Three Cheers for Geothermal
Rock beats scissors. Paper beats rock. And someday geothermal will beat coal. But by how much? An updated map of new thermal data has found that geothermal energy can produce 10 times the energy of installed capacity of U.S. coal, according to Southern Methodist University's Geothermal Laboratory.
This new map was made possible by incorporating thousands of newly compiled Bottom Hole Temperature (BHT) readings from oil, gas, and water wells in parts of the country that hadn't previously been surveyed. The data shows that the continental U.S. has nearly 3 million megawatts worth of the renewable resource. That's a whole lot of power!
Previous maps were nowhere near these numbers because recent technological innovations have made geothermal development possible "in areas with little or no tectonic activity or volcanism." While current geothermal energy production mostly takes place in the West, some parts of the eastern two-thirds of the U.S. are actually hotter underneath the surface. In fact late last year, SMU, thanks to a grant from Google.org, determined that West Virginia's geothermal potential could easily bypass the state's current coal industry in terms of energy capacity.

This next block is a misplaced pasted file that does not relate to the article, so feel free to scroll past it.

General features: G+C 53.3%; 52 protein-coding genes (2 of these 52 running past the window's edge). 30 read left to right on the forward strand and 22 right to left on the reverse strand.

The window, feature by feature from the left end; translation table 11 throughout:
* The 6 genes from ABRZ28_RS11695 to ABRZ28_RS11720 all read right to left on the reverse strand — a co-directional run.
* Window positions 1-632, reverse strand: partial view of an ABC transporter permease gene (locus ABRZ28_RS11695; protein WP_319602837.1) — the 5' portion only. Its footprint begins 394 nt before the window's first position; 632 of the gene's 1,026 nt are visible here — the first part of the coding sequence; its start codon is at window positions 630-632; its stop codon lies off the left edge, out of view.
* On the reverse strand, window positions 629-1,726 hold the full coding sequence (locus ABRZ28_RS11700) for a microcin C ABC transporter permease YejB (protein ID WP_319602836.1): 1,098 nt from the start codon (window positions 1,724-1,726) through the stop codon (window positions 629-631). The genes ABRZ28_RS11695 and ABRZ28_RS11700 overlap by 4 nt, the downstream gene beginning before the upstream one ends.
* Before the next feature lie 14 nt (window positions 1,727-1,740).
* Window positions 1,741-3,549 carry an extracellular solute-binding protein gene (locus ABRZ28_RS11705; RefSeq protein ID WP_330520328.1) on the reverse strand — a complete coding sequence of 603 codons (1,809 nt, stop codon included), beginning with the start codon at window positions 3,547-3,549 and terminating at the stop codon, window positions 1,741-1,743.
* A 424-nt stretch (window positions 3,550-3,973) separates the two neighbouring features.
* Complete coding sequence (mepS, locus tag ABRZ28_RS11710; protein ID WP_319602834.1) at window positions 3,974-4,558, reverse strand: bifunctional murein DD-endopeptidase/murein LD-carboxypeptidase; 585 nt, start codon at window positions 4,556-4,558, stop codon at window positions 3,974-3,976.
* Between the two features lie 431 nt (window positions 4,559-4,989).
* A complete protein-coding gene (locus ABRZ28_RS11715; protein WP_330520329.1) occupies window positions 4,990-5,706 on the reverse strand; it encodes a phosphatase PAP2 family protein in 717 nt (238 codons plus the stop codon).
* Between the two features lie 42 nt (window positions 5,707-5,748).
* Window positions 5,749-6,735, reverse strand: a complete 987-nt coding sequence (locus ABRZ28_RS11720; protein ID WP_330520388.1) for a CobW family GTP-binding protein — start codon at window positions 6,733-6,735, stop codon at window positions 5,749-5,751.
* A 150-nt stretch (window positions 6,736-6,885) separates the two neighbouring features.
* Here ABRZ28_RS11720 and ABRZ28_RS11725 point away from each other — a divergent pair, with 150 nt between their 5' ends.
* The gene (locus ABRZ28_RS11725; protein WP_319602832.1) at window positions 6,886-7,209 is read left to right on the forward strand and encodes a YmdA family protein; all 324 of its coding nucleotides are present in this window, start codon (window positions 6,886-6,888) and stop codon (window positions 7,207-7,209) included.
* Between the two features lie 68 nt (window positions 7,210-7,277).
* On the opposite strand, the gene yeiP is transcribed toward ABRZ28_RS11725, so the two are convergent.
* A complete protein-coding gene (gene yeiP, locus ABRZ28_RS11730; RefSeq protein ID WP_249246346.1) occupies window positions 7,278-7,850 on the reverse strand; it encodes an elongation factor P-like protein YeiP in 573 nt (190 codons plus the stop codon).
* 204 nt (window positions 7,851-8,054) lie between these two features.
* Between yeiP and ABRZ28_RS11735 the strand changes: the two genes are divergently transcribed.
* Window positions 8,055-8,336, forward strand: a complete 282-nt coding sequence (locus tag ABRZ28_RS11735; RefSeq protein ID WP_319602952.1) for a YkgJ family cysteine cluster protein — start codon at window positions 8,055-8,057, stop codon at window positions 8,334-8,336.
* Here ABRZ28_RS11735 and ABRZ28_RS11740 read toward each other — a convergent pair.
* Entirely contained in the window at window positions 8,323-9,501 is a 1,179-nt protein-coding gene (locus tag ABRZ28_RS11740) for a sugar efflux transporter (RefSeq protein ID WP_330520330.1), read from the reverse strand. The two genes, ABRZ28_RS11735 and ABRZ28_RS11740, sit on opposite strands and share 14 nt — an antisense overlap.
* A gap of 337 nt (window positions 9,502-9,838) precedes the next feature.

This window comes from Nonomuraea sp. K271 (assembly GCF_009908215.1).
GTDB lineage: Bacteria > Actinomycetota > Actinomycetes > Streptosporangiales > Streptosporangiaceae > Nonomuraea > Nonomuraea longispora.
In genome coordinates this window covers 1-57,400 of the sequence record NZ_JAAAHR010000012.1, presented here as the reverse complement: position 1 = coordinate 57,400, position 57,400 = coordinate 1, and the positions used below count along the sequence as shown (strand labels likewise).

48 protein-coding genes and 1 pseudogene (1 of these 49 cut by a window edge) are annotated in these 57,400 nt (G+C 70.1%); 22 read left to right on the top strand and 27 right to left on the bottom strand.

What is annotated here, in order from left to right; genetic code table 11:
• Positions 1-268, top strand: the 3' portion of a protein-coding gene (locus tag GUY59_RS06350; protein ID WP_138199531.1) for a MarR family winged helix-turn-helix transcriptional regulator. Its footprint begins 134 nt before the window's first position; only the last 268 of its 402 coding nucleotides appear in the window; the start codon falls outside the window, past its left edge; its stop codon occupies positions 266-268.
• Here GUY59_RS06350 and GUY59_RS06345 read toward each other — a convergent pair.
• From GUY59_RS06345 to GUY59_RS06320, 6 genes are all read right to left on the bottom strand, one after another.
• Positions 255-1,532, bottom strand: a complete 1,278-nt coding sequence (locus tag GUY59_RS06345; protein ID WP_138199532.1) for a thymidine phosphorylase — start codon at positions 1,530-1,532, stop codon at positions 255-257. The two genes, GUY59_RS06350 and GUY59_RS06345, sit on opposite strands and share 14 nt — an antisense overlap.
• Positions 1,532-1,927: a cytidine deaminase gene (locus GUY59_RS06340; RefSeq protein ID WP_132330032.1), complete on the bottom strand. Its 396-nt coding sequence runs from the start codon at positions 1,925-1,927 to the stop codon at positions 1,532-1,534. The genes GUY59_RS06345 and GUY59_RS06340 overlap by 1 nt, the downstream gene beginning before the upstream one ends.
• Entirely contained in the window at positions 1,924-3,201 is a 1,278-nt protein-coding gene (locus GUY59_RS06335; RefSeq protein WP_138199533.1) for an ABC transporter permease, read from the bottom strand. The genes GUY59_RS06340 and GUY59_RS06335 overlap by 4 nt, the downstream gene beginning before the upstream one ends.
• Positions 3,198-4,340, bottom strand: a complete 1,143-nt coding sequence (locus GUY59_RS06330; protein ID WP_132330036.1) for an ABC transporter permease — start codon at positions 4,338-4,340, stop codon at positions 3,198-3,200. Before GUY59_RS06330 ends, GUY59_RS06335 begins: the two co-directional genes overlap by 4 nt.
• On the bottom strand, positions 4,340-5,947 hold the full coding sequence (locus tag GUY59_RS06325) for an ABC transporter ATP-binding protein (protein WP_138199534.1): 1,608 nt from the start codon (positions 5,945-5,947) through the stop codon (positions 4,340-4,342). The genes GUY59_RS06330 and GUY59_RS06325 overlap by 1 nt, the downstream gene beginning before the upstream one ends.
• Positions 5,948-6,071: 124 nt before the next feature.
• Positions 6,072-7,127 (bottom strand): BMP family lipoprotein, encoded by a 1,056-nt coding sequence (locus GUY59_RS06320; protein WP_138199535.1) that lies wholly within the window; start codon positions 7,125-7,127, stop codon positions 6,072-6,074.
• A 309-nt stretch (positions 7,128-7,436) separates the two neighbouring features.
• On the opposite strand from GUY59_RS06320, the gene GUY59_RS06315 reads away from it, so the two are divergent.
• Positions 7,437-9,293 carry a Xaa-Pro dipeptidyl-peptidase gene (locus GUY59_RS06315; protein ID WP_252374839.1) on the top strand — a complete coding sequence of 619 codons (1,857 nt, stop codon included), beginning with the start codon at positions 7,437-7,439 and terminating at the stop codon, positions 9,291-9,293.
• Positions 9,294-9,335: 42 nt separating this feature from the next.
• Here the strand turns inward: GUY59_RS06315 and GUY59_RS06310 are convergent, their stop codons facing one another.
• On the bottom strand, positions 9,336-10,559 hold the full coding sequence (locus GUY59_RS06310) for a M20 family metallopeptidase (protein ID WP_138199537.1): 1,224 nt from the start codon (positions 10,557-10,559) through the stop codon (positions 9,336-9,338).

This week the Geothermal Energy Association is hosting a worldwide energy expo in San Diego, which is expected to draw 3,000 people. California leads all U.S. states in geothermal capacity at about 1,800 megawatts, or "two-thirds of the total United States' geothermal generation. It is estimated that the state has a potential of more than 3,000 megawatts of additional power from geothermal energy, using current technologies," according to the GEA. But that's nothing compared to the potential.
"The jobs in this industry are definitely going to grow," GEA executive director Karl Gawell told the E-Commerce Times. "We've got this investment in technology that will pay off in the next several years....We're looking for how to solve our energy problems, and this is a huge resource we're only starting to tap."
(Image via google.org.)
-- Brian Foley